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Tuesday, January 8, 2013

HIPAA Rocks!

HIPAA was built around five basic principles:

  • First and foremost, health information (PHI) should be used for healthcare purposes.  It should be easy to use for healthcare purposes, and difficult for other purposes. Those who receive health information (PHI) must take real and reasonable steps to safeguard it, ensuring that it is not improperly used.
  • The second principle is that technical security safeguards must be used to protect computerized health information (PHI). This includes audit trails showing who accessed the data and the tracking of any improper use of the information.
  • The third principle is the patient's right to access of their own information.  They should have the right to inspect, copy, and if needed, to correct it.
  • The fourth principle is accountability.  Criminal penalties or fines and imprisonment can be imposed on those who have breached the security and protection of health information (PHI).  The penalties for violation are higher for those acts that are committed for monetary gain.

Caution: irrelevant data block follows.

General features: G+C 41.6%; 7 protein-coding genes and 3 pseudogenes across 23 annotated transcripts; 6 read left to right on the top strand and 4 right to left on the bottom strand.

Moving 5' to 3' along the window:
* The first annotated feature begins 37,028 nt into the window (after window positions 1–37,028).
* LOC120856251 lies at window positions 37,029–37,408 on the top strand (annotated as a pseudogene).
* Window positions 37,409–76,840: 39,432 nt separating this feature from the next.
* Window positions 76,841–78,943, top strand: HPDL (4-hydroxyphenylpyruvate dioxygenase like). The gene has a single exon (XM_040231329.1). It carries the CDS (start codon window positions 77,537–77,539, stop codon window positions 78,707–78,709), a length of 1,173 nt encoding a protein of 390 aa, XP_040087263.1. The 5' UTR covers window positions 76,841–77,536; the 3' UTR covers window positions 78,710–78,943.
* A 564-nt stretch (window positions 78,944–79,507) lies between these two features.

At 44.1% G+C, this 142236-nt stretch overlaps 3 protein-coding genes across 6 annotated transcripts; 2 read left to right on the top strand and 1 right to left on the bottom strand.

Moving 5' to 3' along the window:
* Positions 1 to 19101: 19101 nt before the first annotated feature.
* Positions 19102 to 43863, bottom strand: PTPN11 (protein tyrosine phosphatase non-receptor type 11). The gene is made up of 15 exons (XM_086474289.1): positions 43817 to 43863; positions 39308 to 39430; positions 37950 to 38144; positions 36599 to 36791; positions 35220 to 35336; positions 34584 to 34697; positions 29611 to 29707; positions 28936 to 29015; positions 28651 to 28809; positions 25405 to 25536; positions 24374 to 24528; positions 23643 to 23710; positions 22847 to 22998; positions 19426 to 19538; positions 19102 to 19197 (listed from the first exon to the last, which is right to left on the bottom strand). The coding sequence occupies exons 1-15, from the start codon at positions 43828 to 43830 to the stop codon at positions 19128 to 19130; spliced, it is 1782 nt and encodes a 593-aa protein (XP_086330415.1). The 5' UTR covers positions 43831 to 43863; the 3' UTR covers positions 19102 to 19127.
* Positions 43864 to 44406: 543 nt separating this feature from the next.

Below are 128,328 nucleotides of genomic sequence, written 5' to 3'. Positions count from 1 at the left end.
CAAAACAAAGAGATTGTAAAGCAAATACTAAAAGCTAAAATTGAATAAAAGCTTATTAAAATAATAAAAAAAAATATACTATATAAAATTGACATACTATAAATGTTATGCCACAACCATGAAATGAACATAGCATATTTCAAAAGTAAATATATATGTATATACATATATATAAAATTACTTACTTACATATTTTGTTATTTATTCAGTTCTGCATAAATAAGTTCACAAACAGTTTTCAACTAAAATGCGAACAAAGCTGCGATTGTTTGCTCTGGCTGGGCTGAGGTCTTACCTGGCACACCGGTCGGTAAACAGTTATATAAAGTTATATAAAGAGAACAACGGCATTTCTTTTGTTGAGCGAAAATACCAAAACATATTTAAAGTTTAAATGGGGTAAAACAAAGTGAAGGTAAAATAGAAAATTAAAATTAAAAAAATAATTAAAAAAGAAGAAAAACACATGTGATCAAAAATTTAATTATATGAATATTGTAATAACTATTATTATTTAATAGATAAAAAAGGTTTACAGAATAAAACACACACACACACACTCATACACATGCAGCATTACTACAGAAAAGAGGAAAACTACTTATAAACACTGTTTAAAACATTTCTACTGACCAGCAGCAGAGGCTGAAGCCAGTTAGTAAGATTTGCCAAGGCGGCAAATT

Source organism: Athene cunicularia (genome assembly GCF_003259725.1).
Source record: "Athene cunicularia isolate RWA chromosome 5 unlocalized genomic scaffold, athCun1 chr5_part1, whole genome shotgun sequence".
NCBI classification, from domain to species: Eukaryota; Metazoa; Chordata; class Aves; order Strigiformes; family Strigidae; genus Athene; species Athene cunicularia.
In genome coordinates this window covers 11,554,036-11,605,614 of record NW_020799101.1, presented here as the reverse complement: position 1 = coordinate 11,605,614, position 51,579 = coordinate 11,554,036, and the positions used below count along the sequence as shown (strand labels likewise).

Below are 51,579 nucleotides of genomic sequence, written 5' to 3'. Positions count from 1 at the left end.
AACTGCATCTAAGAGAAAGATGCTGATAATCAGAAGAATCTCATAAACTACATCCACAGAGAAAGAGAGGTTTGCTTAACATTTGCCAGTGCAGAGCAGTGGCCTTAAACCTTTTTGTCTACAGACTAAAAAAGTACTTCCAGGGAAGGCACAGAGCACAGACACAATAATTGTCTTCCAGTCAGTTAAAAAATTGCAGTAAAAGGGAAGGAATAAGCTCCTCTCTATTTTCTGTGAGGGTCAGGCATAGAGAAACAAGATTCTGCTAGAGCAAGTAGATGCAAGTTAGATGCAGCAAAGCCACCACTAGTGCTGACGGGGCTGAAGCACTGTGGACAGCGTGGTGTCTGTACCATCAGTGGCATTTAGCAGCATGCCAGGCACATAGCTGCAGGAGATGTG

• The fifth principle is public responsibility.  There must be a balance between protections of personal privacy against national health and safety or law enforcement priorities. 
If you have any doubt that there is a need for comprehensive federal legislation to protect the individual's right to privacy of their health information, here are some additional statistics to consider.
A Gallup Poll taken before the implementation of HIPAA reported the following: 

  • 77% of Americans feel their health information privacy is very important.
  • 84% said they were very concerned that their health information when computerized might be available to others without their consent.
  • Only 7% said they are willing to store or transmit their personal information over the Internet, and only 8% said they felt a website could be trusted with this information.
  • 90% said they trusted their doctor to keep their information private and secure, 66% trusted a hospital, 42% trusted an insurance company, and 35% trusted a managed care company to do the same.
If patients do not trust the healthcare system, some may never seek treatment, others may not give complete information, and there will be some who will ask their doctor not to document their actual condition or history to avoid having it entered in their record.  This lack of trust and confidence in the healthcare system means that health information may not be complete or accurate and that conditions may go undetected or untreated.  Undoubtedly, the result of this could mean that the quality of the healthcare services provided to them will be compromised. 
As consumers of healthcare services, we should all welcome this high level of discretion and confidentiality for our personal health information and for our family's health information.  HIPAA rocks!



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